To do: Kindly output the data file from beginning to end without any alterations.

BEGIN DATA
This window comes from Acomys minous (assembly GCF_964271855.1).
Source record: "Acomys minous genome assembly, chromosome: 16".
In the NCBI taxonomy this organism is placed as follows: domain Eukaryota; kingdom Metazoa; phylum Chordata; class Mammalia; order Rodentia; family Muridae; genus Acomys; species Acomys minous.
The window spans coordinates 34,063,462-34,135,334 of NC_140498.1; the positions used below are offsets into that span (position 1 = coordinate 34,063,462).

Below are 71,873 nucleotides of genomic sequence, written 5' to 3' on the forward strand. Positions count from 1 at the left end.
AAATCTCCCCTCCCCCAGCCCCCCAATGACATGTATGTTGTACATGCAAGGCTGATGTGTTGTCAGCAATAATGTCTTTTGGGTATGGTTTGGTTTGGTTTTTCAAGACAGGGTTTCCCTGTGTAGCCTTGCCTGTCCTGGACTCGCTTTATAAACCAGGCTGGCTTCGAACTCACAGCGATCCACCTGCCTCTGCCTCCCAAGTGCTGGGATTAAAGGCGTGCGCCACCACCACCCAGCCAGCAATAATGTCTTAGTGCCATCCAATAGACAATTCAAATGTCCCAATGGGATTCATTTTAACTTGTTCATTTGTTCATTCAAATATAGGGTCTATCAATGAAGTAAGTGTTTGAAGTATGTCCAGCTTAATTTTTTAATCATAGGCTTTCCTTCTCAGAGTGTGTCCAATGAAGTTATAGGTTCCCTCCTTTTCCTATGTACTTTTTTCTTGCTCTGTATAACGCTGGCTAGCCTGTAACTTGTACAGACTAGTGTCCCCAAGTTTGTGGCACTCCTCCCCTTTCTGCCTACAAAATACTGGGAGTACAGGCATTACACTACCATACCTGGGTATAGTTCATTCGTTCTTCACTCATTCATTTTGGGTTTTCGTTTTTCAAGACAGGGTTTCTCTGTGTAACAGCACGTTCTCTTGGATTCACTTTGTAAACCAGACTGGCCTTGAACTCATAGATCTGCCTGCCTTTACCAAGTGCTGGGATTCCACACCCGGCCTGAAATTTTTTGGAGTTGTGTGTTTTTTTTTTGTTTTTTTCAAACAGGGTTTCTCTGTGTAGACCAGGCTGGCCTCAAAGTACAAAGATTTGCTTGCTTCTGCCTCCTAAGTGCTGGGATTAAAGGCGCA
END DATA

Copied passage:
This window comes from Acomys minous (assembly GCF_964271855.1).
Source record: "Acomys minous genome assembly, chromosome: 16".
In the NCBI taxonomy this organism is placed as follows: domain Eukaryota; kingdom Metazoa; phylum Chordata; class Mammalia; order Rodentia; family Muridae; genus Acomys; species Acomys minous.
The window spans coordinates 34,063,462-34,135,334 of NC_140498.1; the positions used below are offsets into that span (position 1 = coordinate 34,063,462).

Below are 71,873 nucleotides of genomic sequence, written 5' to 3' on the forward strand. Positions count from 1 at the left end.
AAATCTCCCCTCCCCCAGCCCCCCAATGACATGTATGTTGTACATGCAAGGCTGATGTGTTGTCAGCAATAATGTCTTTTGGGTATGGTTTGGTTTGGTTTTTCAAGACAGGGTTTCCCTGTGTAGCCTTGCCTGTCCTGGACTCGCTTTATAAACCAGGCTGGCTTCGAACTCACAGCGATCCACCTGCCTCTGCCTCCCAAGTGCTGGGATTAAAGGCGTGCGCCACCACCACCCAGCCAGCAATAATGTCTTAGTGCCATCCAATAGACAATTCAAATGTCCCAATGGGATTCATTTTAACTTGTTCATTTGTTCATTCAAATATAGGGTCTATCAATGAAGTAAGTGTTTGAAGTATGTCCAGCTTAATTTTTTAATCATAGGCTTTCCTTCTCAGAGTGTGTCCAATGAAGTTATAGGTTCCCTCCTTTTCCTATGTACTTTTTTCTTGCTCTGTATAACGCTGGCTAGCCTGTAACTTGTACAGACTAGTGTCCCCAAGTTTGTGGCACTCCTCCCCTTTCTGCCTACAAAATACTGGGAGTACAGGCATTACACTACCATACCTGGGTATAGTTCATTCGTTCTTCACTCATTCATTTTGGGTTTTCGTTTTTCAAGACAGGGTTTCTCTGTGTAACAGCACGTTCTCTTGGATTCACTTTGTAAACCAGACTGGCCTTGAACTCATAGATCTGCCTGCCTTTACCAAGTGCTGGGATTCCACACCCGGCCTGAAATTTTTTGGAGTTGTGTGTTTTTTTTTTGTTTTTTTCAAACAGGGTTTCTCTGTGTAGACCAGGCTGGCCTCAAAGTACAAAGATTTGCTTGCTTCTGCCTCCTAAGTGCTGGGATTAAAGGCGCA